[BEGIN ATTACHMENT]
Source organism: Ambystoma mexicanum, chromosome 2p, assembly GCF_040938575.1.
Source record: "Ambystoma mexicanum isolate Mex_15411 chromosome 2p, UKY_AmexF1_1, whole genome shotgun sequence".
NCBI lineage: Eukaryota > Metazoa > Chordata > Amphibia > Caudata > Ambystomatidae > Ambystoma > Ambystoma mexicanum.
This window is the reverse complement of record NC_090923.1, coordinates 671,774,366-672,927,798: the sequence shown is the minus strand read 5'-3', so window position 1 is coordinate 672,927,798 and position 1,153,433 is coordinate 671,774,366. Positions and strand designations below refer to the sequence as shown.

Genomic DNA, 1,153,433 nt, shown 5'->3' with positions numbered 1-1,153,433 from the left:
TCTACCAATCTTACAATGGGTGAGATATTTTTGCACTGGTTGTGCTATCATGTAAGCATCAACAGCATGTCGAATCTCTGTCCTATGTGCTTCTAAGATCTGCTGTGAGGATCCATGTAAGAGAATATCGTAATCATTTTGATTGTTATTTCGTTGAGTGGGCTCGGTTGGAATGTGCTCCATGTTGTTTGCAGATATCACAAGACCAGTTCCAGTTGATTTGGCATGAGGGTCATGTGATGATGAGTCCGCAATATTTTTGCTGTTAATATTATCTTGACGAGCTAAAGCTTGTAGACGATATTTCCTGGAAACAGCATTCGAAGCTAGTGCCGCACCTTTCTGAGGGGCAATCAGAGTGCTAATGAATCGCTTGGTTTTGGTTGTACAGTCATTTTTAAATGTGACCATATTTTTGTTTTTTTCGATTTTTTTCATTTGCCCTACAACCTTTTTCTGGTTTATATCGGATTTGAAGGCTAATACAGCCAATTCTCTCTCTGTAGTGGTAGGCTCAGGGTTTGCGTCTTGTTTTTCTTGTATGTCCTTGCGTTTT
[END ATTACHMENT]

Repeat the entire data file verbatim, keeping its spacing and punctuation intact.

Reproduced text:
Source organism: Ambystoma mexicanum, chromosome 2p, assembly GCF_040938575.1.
Source record: "Ambystoma mexicanum isolate Mex_15411 chromosome 2p, UKY_AmexF1_1, whole genome shotgun sequence".
NCBI lineage: Eukaryota > Metazoa > Chordata > Amphibia > Caudata > Ambystomatidae > Ambystoma > Ambystoma mexicanum.
This window is the reverse complement of record NC_090923.1, coordinates 671,774,366-672,927,798: the sequence shown is the minus strand read 5'-3', so window position 1 is coordinate 672,927,798 and position 1,153,433 is coordinate 671,774,366. Positions and strand designations below refer to the sequence as shown.

Genomic DNA, 1,153,433 nt, shown 5'->3' with positions numbered 1-1,153,433 from the left:
TCTACCAATCTTACAATGGGTGAGATATTTTTGCACTGGTTGTGCTATCATGTAAGCATCAACAGCATGTCGAATCTCTGTCCTATGTGCTTCTAAGATCTGCTGTGAGGATCCATGTAAGAGAATATCGTAATCATTTTGATTGTTATTTCGTTGAGTGGGCTCGGTTGGAATGTGCTCCATGTTGTTTGCAGATATCACAAGACCAGTTCCAGTTGATTTGGCATGAGGGTCATGTGATGATGAGTCCGCAATATTTTTGCTGTTAATATTATCTTGACGAGCTAAAGCTTGTAGACGATATTTCCTGGAAACAGCATTCGAAGCTAGTGCCGCACCTTTCTGAGGGGCAATCAGAGTGCTAATGAATCGCTTGGTTTTGGTTGTACAGTCATTTTTAAATGTGACCATATTTTTGTTTTTTTCGATTTTTTTCATTTGCCCTACAACCTTTTTCTGGTTTATATCGGATTTGAAGGCTAATACAGCCAATTCTCTCTCTGTAGTGGTAGGCTCAGGGTTTGCGTCTTGTTTTTCTTGTATGTCCTTGCGTTTT